The first products with Wi-Fi 6 have been rolling out over the course of 2020 after the new specification was introduced in 2019. But back in April, the FCC announced that the next version, Wi-Fi 6E could go forward, after the commission voted to make 1,200 megahertz of spectrum available for unlicensed use, which Wi-Fi 6E will use. Also, the “Wi-Fi 6E” Certified designation will roll out beginning in 2021, the Wi-Fi Alliance said at the time.
This week came the news that the first Wi-Fi 6E product has received “equipment authorization” by the FCC.
According to Wi-Fi Now, the product is Broadcom’s BCM4389 client (smartphone) chipset. And you can expect to see the technology used in Apple and Samsung smartphones sooner rather than later.
“Broadcom has consistently been first (or close to first) with 6 GHz Wi-Fi announcements and product releases since the drive towards 6 GHz Wi-Fi began a couple of years ago,” Wi-Fi Now said. “And since Broadcom supplies Wi-Fi technology to device giants Apple and Samsung, the path towards releasing Wi-Fi 6E-capable Samsung Galaxy devices and Apple iPhones has now been cleared.”
“This module may only be marketed and sold to an OEM system integrator that has an agreement with the grantee and has been provided detailed instructions on installation conditions to ensure that the correct firmware is installed,” the FCC authorization says. “Host systems must be intended for indoor use only, outdoor applications are NOT allowed.”
This is, per Wi-Fi Now, the first Wi-Fi 6E device in the world to receive equipment authorization approval from the FCC.
The world’s first Wi-Fi 6E device, per Wi-Fi Now, was a format card developed by Intel, called the WiFi—6E AX210, that debuted quietly in November, while the Samsung Galaxy S21 Ultra is expected to be the first smartphone to feature Wi-Fi 6E capability. And the Asus ROG Rapture GT-AXE11000, a gaming router, is the first Wi-Fi 6E-capable router, and is set for release later this month.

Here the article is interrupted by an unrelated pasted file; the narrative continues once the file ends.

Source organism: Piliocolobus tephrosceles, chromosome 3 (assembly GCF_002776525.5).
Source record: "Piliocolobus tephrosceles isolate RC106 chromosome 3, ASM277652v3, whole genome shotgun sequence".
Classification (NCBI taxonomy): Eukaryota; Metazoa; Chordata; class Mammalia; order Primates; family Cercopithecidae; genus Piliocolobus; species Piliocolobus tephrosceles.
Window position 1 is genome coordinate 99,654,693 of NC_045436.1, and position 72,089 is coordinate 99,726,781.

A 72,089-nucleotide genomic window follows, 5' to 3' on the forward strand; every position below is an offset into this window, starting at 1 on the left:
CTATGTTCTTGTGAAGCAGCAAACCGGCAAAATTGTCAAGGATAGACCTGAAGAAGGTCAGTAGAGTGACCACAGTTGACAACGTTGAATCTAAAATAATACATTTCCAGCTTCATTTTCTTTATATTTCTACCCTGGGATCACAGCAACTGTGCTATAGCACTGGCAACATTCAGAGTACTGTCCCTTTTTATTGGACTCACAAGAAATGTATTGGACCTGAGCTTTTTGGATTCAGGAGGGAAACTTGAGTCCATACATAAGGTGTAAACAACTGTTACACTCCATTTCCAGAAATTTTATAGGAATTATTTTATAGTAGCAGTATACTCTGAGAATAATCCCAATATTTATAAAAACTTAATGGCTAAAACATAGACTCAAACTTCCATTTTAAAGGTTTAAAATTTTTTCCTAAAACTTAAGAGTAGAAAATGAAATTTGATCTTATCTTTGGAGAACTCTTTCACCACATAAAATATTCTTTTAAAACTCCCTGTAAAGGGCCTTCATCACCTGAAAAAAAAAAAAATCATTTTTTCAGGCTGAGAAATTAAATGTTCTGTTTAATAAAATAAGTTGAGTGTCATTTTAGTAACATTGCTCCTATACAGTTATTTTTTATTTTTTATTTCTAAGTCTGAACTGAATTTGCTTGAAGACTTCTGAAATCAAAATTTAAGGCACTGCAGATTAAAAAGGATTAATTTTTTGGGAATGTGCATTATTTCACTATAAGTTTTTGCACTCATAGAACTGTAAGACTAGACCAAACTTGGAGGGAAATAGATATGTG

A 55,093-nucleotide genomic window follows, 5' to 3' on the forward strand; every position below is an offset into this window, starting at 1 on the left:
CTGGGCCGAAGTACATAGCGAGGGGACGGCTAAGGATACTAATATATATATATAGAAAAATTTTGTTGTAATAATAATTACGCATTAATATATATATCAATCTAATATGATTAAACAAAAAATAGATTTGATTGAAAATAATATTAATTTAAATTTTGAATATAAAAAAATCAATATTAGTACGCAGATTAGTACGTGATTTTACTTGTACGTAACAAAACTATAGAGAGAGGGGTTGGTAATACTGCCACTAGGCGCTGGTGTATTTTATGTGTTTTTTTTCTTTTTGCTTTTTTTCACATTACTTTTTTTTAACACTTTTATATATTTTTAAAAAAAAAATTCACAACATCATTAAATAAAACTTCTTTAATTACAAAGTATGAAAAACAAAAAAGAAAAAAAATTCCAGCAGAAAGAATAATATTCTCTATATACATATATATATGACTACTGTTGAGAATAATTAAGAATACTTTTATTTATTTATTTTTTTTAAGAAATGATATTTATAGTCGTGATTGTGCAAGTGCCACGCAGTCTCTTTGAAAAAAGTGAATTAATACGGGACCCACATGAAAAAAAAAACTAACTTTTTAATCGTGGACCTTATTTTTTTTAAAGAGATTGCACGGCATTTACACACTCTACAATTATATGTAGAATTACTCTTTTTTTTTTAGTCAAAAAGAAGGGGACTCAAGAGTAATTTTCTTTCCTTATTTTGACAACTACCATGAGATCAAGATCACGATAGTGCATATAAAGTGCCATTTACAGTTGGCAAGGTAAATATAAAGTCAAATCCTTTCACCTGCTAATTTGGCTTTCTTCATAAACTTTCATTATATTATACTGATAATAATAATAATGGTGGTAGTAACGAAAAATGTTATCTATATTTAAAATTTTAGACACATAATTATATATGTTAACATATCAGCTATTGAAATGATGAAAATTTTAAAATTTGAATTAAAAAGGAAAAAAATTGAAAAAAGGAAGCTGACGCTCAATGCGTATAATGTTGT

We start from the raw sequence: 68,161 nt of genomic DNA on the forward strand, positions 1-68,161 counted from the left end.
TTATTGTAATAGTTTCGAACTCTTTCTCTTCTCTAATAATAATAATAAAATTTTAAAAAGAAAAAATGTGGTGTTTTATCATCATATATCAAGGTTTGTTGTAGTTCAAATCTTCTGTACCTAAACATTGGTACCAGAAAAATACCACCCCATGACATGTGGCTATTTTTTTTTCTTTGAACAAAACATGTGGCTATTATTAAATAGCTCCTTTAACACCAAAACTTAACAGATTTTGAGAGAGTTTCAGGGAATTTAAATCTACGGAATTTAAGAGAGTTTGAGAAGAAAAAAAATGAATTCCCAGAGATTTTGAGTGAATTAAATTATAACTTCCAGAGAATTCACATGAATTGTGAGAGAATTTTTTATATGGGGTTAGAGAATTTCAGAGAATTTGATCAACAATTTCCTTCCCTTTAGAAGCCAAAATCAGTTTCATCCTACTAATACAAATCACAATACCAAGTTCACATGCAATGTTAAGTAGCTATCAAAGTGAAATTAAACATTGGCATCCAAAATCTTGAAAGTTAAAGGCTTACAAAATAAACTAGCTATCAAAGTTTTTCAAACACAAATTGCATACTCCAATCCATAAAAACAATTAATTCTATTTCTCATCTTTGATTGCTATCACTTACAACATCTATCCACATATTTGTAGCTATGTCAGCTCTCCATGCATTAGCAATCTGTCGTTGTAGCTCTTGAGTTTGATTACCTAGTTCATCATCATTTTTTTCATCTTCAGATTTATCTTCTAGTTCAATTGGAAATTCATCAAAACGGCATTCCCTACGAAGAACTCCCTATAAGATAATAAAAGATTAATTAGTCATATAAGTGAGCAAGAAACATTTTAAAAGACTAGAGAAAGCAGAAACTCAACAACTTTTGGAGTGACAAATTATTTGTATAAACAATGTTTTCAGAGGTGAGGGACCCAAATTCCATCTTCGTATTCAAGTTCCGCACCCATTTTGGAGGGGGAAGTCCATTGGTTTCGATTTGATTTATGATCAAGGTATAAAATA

So what can consumers expect from Wi-Fi 6E?
“These new rules will usher in Wi-Fi 6, the next generation of Wi-Fi, and play a major role in the growth of the Internet of Things,” the FCC said following the approval of the spectrum, in its April 23 press release. “Wi-Fi 6 will be over two-and-a-half times faster than the current standard and will offer better performance for American consumers. Opening the 6 GHz band for unlicensed use will also increase the amount of spectrum available for Wi-Fi by nearly a factor of five and help improve rural connectivity.”
Stephen Silver, a technology writer for The National Interest, is a journalist, essayist and film critic, who is also a contributor to Philly Voice, Philadelphia Weekly, the Jewish Telegraphic Agency, Living Life Fearless, Backstage magazine, Broad Street Review and Splice Today. The co-founder of the Philadelphia Film Critics Circle, Stephen lives in suburban Philadelphia with his wife and two sons. Follow him on Twitter at @StephenSilver.